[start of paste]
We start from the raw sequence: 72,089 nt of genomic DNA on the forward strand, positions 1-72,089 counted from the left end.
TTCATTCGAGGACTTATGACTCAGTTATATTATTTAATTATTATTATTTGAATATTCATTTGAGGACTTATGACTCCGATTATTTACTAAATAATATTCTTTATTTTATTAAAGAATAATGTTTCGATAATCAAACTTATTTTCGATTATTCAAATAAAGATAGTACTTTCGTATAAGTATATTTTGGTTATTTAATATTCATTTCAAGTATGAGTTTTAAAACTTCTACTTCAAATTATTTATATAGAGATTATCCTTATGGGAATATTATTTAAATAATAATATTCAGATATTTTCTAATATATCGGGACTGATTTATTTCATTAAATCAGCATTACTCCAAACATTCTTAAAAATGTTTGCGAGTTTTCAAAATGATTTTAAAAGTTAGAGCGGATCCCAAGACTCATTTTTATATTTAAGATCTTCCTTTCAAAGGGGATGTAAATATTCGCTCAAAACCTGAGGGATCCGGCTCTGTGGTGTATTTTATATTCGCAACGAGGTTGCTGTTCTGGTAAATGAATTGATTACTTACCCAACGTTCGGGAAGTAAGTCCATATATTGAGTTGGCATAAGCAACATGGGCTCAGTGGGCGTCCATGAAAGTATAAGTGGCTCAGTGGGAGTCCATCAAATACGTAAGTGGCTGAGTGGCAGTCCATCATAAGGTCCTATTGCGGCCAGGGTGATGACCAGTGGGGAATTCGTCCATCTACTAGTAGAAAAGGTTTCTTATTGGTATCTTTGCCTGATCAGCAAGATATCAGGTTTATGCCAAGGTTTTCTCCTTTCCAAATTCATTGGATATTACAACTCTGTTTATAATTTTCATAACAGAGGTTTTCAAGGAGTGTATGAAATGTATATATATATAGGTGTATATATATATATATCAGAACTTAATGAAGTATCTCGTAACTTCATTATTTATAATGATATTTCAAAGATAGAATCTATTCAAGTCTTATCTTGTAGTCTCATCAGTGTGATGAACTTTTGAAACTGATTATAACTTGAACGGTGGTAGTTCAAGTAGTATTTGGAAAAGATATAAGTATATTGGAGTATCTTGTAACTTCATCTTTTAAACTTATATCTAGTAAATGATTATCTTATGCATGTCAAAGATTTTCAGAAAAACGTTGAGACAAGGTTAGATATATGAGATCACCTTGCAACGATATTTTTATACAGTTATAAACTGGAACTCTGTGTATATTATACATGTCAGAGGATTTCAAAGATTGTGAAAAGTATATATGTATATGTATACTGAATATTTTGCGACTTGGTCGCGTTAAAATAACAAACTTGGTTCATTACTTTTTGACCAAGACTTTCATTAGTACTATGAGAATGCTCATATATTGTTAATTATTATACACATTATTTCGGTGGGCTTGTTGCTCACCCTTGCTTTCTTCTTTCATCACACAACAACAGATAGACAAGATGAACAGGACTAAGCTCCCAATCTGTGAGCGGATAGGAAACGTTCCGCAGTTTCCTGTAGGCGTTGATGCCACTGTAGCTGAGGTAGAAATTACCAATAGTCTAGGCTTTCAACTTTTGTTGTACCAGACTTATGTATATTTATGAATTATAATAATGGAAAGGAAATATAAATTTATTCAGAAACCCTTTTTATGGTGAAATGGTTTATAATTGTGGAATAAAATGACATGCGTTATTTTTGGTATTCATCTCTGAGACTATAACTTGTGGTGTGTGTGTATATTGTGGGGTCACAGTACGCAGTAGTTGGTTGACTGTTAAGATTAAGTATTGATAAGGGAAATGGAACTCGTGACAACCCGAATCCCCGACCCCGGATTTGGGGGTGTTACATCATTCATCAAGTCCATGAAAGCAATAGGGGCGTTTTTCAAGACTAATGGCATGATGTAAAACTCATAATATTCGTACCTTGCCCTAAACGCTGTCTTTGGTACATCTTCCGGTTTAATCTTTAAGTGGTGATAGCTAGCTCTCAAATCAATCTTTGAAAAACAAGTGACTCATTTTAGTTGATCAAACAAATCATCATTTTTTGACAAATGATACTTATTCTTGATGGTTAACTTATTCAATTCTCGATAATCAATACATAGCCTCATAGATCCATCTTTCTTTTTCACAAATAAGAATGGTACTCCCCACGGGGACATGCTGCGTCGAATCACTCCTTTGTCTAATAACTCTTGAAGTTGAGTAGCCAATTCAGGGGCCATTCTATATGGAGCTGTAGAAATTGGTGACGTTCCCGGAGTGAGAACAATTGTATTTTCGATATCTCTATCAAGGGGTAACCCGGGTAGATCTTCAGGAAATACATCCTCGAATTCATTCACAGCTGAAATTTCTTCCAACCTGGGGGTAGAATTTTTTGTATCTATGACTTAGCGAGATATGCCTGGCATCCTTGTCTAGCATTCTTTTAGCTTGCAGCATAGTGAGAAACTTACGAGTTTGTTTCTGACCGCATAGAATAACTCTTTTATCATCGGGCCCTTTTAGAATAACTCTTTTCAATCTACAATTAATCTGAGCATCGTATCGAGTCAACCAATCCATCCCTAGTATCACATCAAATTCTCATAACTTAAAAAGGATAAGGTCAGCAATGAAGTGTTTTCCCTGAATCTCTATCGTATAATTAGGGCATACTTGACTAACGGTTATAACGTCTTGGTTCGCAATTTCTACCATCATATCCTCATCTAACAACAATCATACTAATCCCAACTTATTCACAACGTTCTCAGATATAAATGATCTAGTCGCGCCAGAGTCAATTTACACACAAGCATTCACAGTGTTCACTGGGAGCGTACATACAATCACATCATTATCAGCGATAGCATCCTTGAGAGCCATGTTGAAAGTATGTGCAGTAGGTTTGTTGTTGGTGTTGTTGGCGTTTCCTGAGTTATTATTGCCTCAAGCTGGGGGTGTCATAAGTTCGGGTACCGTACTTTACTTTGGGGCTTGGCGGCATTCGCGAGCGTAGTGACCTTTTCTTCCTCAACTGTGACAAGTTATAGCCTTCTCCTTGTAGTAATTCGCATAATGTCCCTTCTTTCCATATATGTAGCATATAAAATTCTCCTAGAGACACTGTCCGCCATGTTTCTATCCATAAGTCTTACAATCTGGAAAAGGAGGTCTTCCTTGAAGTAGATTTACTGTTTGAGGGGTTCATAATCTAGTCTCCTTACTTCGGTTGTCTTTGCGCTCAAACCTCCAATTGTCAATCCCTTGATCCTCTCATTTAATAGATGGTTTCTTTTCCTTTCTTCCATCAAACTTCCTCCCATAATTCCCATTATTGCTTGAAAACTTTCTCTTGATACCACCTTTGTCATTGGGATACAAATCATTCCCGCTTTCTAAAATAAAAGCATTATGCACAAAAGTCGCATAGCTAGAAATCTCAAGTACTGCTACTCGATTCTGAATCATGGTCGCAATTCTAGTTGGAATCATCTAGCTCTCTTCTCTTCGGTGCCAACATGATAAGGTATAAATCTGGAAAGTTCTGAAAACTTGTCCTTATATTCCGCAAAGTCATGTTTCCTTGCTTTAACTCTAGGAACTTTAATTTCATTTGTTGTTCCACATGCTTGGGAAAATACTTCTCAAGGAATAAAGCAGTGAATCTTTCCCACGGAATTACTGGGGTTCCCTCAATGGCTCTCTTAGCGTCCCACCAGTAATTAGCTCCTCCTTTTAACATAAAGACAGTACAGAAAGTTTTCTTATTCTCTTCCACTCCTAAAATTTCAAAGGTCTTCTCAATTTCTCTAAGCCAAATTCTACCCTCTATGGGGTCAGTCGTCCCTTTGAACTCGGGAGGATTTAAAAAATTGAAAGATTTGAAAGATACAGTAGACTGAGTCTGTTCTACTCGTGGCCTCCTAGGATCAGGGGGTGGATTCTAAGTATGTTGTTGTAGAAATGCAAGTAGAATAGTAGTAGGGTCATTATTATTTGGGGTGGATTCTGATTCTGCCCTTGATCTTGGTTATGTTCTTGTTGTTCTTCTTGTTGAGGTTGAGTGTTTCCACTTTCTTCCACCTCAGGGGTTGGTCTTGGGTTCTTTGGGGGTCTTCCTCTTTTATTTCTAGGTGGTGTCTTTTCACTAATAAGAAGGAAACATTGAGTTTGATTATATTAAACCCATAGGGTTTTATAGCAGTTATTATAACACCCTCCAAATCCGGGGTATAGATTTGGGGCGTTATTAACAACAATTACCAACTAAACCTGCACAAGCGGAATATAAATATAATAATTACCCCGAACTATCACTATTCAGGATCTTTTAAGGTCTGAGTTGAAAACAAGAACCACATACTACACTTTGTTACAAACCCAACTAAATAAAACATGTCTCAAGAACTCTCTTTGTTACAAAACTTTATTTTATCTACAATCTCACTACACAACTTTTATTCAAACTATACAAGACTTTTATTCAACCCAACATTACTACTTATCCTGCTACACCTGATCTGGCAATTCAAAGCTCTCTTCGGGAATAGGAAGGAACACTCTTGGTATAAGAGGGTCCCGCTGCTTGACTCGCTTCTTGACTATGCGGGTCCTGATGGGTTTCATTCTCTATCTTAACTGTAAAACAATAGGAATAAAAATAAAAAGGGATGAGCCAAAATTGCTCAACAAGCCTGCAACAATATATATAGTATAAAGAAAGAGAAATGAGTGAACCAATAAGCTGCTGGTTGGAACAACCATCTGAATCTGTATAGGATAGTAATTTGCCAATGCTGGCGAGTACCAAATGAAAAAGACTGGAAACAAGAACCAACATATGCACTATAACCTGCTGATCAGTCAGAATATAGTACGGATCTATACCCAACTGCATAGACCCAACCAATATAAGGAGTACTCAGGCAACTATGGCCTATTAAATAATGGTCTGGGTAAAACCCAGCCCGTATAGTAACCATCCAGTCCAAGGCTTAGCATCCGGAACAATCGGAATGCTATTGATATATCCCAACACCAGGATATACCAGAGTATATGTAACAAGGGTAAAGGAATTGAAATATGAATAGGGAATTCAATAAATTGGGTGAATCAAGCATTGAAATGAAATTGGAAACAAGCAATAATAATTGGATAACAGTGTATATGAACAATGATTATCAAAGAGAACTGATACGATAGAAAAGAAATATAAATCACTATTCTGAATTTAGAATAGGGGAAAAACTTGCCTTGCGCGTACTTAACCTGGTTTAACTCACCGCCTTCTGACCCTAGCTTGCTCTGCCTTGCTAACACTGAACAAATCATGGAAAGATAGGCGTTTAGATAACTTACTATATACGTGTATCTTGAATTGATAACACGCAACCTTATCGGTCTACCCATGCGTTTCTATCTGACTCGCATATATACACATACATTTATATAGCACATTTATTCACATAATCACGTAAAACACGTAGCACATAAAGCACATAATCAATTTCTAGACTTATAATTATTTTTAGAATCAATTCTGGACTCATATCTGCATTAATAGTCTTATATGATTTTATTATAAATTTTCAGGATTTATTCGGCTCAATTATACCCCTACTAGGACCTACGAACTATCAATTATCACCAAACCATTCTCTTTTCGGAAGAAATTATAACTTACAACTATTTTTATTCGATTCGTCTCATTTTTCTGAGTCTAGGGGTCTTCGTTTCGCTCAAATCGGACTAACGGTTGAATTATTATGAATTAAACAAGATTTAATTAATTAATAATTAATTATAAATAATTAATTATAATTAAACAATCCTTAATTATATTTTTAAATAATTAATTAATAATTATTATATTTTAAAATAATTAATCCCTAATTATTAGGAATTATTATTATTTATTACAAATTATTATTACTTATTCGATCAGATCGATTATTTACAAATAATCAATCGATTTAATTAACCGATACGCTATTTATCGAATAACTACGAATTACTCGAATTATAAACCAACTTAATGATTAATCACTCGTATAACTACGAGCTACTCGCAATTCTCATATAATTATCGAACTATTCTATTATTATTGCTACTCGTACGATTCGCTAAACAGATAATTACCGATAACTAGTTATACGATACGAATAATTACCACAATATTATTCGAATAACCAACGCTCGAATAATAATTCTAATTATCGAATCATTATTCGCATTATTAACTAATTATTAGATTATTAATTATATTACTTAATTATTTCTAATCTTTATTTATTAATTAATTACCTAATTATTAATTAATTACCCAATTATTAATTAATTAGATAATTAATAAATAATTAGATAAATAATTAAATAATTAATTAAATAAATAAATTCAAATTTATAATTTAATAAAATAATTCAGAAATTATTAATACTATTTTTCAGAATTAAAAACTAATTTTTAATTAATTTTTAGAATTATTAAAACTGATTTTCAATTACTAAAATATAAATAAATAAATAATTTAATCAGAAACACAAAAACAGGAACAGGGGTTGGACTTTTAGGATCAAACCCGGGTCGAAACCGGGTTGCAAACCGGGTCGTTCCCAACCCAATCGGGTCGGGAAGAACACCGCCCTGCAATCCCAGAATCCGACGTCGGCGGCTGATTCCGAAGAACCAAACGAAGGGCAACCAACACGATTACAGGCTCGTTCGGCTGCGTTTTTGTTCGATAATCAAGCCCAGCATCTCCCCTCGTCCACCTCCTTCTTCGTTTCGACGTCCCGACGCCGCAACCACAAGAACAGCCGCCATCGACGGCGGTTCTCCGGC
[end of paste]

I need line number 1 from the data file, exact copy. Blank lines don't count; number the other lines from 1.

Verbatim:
We start from the raw sequence: 72,089 nt of genomic DNA on the forward strand, positions 1-72,089 counted from the left end.